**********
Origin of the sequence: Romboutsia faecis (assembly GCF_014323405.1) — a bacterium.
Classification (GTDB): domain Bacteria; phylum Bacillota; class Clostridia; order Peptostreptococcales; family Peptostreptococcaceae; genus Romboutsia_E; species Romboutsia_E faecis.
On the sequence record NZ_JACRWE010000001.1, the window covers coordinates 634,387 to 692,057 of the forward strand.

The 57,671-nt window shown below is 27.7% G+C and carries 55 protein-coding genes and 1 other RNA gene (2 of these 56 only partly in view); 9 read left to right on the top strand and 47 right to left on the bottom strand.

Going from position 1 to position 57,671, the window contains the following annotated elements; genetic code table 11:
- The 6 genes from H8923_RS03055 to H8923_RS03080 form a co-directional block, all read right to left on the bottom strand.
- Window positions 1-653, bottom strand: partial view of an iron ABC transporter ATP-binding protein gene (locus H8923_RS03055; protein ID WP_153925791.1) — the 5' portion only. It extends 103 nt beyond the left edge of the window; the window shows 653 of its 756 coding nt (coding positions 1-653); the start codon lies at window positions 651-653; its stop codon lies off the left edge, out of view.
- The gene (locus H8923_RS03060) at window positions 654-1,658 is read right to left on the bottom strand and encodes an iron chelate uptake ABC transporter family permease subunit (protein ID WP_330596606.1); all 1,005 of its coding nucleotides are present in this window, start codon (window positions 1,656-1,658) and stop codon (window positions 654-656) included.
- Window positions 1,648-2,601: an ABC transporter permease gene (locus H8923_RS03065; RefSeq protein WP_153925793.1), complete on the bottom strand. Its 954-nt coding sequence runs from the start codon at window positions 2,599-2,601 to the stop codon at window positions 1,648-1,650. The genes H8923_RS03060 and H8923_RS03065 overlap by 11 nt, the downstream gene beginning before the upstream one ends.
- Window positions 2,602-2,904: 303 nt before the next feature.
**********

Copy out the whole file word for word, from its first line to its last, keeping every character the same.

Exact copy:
Origin of the sequence: Romboutsia faecis (assembly GCF_014323405.1) — a bacterium.
Classification (GTDB): domain Bacteria; phylum Bacillota; class Clostridia; order Peptostreptococcales; family Peptostreptococcaceae; genus Romboutsia_E; species Romboutsia_E faecis.
On the sequence record NZ_JACRWE010000001.1, the window covers coordinates 634,387 to 692,057 of the forward strand.

The 57,671-nt window shown below is 27.7% G+C and carries 55 protein-coding genes and 1 other RNA gene (2 of these 56 only partly in view); 9 read left to right on the top strand and 47 right to left on the bottom strand.

Going from position 1 to position 57,671, the window contains the following annotated elements; genetic code table 11:
- The 6 genes from H8923_RS03055 to H8923_RS03080 form a co-directional block, all read right to left on the bottom strand.
- Window positions 1-653, bottom strand: partial view of an iron ABC transporter ATP-binding protein gene (locus H8923_RS03055; protein ID WP_153925791.1) — the 5' portion only. It extends 103 nt beyond the left edge of the window; the window shows 653 of its 756 coding nt (coding positions 1-653); the start codon lies at window positions 651-653; its stop codon lies off the left edge, out of view.
- The gene (locus H8923_RS03060) at window positions 654-1,658 is read right to left on the bottom strand and encodes an iron chelate uptake ABC transporter family permease subunit (protein ID WP_330596606.1); all 1,005 of its coding nucleotides are present in this window, start codon (window positions 1,656-1,658) and stop codon (window positions 654-656) included.
- Window positions 1,648-2,601: an ABC transporter permease gene (locus H8923_RS03065; RefSeq protein WP_153925793.1), complete on the bottom strand. Its 954-nt coding sequence runs from the start codon at window positions 2,599-2,601 to the stop codon at window positions 1,648-1,650. The genes H8923_RS03060 and H8923_RS03065 overlap by 11 nt, the downstream gene beginning before the upstream one ends.
- Window positions 2,602-2,904: 303 nt before the next feature.